This is not to say that seventeenth-century writers on art did not acknowledge the “influence” of mobility upon style. In his Abrégé de la vie des peintres (1699), the French critic and diplomat Roger de Piles notes that “one has seen some painters who, having followed the Taste of another Country, have passed from one style to another, changing this way and that.” All the same, de Piles suggests that this phenomenon is not altogether favorable. As a result of such stylistic vacillation, he concludes, “thus are made some very ambiguous Paintings for whom it is difficult to determine the Author.” This uneasiness toward artists who crossed regional and national boundaries of style did not remain restricted to the art theoretical realm. The methods of display in galleries during the seventeenth and eighteenth centuries often allowed the question of mobility and stylistic “influence” to fall literally between the frames of paintings hanging upon the wall. The Electoral Gallery of Düsseldorf, as indicated in a catalogue of that collection compiled by Nicolas de Pigage and issued in 1778, demonstrates that Italian, Flemish, and Dutch paintings were displayed according to their regional schools. This display method found precedent in the cabinet pictures of David Teniers II, dating to the 1640s, which represent the collection of Archduke Leopold William. These portable pictures, settled upon the gallery’s walls, have reached the end of their journey and constitute a three-dimensional atlas of style (figs. E.2 and E.3).5
FIGURE E.2 Christian von Mechel, La Salle Italienne, Trosième Salle. Engraving. From Nicolas de Pigage, La Galerie Électorale de Dusseldorff, 1778.
Early modern writers on art subdue or overlook the role of mobility as they attempt to formulate a notion of style as a discrete regional and national entity. It is no surprise, then, that the burgeoning genre of art history in the eighteenth and nineteenth centuries inherited this selective method of representation. Johann Joachim Winckelmann’s Geschichte der Kunst des Alterthums (1764) is an early instance of conjoining the concepts of Art and History in a book title. Winckelmann relied on the idea of the Einflüsse des Himmels, the influence of the heavens, to explain the conformity of appearance, language, and artistic style among peoples (Greeks, Romans, Etruscans, Egyptians, Phoenicians, and Persians) and, consequently, the variation of style among these diverse ethnic groups. Nor does he limit his speculations on ethnic style to the ancient world. He observes that even in later times, “German, Dutch, and French artists, when they do not depart from their lands or their Nature, are, just like the Chinese and the Tartars, recognizable in their paintings.” Moreover, this adherence to a certain style of painting applies in the case of the traveling artist. “Rubens,” Winckelmann declares, “even after a sojourn of many years in Italy, painted his figures as though he never left his homeland.” The essentialist notion that culture and climate were firmly linked was perpetuated by thinkers as diverse as Kant, Montesquieu, Taine, and Lanzi. Yet this theory of environmental/geographic determinism would also inform later art historical texts. A work no less seminal than Heinrich Wölfflin’s Kunstgeschichtliche Grundbegriffe (1915) predicts that “the time will soon come when the historical record of European architecture will no longer be merely subdivided into Gothic, Renaissance, and so on, but will trace out the national physiognomies which cannot quite be effaced even by imported styles.” Furthermore, Wölfflin concludes his book by equating the consequences of artists’ journeys with confusion in styles, which in turn “brings with it elements which are not understood and remain foreign.”6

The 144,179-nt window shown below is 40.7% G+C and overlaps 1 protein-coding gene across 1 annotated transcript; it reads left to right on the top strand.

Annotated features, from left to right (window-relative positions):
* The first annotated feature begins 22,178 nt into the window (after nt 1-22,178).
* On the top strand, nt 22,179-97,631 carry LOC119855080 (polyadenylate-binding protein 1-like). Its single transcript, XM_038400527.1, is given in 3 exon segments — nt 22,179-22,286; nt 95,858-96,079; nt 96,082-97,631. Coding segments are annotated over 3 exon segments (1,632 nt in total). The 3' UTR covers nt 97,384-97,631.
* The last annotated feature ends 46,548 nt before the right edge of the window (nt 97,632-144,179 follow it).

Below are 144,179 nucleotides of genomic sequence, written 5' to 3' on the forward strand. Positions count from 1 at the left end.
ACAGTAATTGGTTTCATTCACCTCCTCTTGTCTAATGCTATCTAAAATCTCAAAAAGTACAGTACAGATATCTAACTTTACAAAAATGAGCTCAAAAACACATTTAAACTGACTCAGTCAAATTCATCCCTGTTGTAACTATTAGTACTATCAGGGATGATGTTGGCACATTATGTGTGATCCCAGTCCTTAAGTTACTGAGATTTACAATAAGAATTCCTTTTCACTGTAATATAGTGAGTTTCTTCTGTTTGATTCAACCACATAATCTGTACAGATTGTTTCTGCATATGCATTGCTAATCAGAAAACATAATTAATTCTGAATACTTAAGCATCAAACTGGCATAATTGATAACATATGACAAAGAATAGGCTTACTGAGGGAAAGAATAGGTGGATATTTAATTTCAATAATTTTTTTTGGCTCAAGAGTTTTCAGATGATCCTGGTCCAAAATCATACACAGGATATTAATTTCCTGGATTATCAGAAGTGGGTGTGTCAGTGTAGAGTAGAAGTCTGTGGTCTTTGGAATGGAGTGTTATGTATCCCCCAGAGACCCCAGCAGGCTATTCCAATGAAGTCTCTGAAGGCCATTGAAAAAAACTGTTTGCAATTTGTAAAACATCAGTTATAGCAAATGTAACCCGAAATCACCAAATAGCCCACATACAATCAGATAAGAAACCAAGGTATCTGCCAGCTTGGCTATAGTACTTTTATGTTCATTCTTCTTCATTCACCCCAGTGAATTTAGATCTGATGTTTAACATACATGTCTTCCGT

FIGURE E.3 David Teniers II, Archduke Leopold Wilhelm (with Teniers’ Self-Portrait) among His Works of Art in the Archduke’s Gallery in Brussels, 1653. Oil on canvas (70 × 86 cm). Kunsthistorisches Museum, Vienna. Erich Lessing / Art Resource, NY.
Thus, the uneasiness or reticence which Vasari, Dolce, Armenini, Zuccaro, and others adopted toward mobility and stylistic change penetrates through the bedrock of later art theory, and eventually art history itself. If this discourse follows the straight and narrow path in its negative and laconic stance toward mobility, by the same token the representation of artists’ travels opens up the discourse surrounding artistic subjectivity. Early modern writers on art conjure a plethora of subject matter as they grapple with the task of representing an artist’s progression through geographic space. Mobility emerges as a threshold onto a remarkably wide expanse of subjects that complement those of rhetoric, poetics, and other disciplines conventionally considered in art historical scholarship to be the sole neighbors to art literature. Indeed, the frequent recourse to topics as diverse as astronomy, geomancy, medicine, climate, food and drink, dancing, memory, costume, germination, and religious pilgrimage demonstrates the extent to which mobility facilitates traffic in words, and thereby ideas between art literature and the liberal arts. And the very fact that mobility evokes a motley assortment of topics conceives the traveling artist or the artist in general as much more than a synecdoche for the eye and hand; mobility embraces the possibility of positing the traveling artist as a breathing, eating, drinking, moving, in other words, organic ensemble. Leon Battista Alberti declared the artist to be “almost another god among mortals.”7 Yet in contrast to artifex deus, artifex viator transpires in sixteenth-century art literature as a fraught character, at times praised in foreign courts, germinating the seeds of his style, other times in flight or beset by mal’aria. This representation not only complicates the narrative of the “rise of the artist” that so often colors art historical scholarship. It also bears critical consequences for understanding works of art as products of a creator coming to terms with an ethnic, geographic, and natural historical environment.